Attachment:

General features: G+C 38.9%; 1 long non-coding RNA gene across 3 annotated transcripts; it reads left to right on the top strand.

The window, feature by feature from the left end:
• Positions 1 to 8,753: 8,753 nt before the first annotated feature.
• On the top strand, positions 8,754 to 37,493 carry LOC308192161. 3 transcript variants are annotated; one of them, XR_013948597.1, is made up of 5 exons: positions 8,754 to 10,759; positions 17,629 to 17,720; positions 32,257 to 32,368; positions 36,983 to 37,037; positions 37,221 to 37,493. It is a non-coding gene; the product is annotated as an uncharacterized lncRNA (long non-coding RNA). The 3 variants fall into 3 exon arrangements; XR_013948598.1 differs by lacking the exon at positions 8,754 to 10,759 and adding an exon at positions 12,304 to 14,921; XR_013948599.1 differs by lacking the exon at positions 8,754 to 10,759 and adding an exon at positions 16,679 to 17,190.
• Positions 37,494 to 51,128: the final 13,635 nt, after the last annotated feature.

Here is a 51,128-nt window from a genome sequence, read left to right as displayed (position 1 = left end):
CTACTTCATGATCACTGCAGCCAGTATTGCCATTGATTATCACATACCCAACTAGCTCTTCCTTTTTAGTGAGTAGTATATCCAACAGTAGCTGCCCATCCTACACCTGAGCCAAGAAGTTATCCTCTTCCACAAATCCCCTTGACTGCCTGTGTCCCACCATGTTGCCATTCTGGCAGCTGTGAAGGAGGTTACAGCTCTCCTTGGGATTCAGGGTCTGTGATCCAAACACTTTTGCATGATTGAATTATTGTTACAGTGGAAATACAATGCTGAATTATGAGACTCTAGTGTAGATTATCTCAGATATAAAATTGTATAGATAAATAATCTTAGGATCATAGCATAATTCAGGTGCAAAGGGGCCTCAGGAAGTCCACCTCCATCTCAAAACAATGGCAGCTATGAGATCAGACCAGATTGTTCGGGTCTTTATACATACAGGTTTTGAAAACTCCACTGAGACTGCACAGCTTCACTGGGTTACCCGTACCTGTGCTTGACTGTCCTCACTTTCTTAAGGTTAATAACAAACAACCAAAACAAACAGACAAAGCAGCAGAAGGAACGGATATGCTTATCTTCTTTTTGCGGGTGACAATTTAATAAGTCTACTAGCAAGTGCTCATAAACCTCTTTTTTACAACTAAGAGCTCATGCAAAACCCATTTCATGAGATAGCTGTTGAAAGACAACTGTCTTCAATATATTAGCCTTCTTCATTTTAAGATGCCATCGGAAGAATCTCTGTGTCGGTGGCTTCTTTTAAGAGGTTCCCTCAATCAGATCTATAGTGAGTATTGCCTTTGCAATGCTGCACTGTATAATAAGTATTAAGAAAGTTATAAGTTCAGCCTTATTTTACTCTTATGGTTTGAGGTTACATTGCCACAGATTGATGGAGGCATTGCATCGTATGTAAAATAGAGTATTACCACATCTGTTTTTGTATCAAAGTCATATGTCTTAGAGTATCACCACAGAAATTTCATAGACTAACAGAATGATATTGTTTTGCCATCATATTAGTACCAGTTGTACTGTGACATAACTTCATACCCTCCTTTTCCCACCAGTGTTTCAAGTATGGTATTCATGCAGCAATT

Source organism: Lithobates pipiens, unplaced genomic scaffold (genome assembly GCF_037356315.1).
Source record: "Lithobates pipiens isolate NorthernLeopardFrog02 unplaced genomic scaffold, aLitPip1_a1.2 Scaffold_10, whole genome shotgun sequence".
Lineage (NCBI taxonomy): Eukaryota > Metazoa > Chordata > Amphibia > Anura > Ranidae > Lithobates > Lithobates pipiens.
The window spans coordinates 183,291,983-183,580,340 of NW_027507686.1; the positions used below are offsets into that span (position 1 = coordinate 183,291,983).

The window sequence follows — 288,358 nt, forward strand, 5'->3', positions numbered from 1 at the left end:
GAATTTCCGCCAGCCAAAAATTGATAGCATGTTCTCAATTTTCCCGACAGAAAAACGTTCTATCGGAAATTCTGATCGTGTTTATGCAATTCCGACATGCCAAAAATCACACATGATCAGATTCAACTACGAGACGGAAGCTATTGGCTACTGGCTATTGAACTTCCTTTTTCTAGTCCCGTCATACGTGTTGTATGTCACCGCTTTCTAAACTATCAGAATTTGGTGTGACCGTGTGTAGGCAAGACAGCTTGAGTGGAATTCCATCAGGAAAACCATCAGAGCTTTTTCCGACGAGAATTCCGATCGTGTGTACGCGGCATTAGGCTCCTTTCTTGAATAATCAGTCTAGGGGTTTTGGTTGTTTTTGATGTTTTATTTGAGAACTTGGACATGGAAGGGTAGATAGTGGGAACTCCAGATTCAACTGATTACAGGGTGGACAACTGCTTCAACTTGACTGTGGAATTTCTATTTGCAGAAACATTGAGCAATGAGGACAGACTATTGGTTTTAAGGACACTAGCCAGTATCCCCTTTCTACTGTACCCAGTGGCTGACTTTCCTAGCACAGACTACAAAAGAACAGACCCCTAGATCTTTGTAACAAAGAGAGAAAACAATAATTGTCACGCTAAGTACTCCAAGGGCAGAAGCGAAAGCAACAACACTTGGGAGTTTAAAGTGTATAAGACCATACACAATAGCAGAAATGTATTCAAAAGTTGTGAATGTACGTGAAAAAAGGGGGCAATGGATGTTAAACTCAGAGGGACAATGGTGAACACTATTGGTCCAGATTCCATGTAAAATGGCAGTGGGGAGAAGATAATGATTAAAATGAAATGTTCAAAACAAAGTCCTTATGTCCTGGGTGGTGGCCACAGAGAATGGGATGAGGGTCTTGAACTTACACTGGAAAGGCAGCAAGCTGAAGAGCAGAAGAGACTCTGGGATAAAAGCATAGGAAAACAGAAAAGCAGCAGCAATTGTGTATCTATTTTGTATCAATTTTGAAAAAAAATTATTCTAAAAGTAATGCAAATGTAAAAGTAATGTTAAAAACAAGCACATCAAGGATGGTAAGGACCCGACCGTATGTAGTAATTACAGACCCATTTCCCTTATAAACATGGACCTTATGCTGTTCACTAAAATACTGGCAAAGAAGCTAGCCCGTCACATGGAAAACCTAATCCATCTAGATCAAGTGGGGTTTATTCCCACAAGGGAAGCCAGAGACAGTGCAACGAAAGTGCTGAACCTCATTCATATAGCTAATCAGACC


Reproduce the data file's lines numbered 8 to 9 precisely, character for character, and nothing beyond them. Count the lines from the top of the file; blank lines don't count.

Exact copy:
Source organism: Lithobates pipiens, unplaced genomic scaffold (genome assembly GCF_037356315.1).
Source record: "Lithobates pipiens isolate NorthernLeopardFrog02 unplaced genomic scaffold, aLitPip1_a1.2 Scaffold_10, whole genome shotgun sequence".